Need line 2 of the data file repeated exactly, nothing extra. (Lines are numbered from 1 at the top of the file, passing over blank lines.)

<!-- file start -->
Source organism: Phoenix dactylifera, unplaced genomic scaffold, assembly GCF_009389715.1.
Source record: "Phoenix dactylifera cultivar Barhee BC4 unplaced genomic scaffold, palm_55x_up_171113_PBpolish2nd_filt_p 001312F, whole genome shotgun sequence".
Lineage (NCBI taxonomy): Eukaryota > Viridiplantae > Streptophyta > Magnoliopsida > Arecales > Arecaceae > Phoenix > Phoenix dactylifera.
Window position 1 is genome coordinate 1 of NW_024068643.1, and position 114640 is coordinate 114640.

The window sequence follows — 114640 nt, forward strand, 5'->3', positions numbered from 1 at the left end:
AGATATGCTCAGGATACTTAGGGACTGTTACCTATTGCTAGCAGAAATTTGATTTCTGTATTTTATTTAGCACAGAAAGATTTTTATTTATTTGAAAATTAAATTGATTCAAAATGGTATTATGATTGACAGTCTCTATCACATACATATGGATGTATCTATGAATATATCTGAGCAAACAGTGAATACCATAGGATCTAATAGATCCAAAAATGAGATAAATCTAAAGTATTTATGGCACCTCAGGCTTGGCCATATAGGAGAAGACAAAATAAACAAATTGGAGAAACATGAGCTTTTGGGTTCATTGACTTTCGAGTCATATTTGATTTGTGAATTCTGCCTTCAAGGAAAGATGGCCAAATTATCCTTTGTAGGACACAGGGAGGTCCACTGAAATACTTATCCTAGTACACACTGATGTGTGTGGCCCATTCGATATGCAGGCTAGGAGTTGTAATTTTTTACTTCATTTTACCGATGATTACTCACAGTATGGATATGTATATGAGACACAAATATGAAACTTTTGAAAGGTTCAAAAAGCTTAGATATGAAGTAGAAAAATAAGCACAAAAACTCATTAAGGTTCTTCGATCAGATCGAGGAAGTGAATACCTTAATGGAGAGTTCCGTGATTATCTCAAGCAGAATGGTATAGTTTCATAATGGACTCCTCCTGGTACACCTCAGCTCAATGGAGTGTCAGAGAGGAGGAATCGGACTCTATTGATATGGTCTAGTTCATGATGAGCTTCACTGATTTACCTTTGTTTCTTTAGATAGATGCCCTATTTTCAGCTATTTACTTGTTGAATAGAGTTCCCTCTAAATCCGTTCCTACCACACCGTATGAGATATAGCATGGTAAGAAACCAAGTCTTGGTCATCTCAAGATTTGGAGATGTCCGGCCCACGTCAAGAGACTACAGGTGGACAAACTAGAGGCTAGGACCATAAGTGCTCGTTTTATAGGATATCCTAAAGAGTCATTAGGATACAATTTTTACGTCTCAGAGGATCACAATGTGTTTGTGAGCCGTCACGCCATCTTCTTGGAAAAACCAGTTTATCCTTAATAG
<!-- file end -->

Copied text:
Source record: "Phoenix dactylifera cultivar Barhee BC4 unplaced genomic scaffold, palm_55x_up_171113_PBpolish2nd_filt_p 001312F, whole genome shotgun sequence".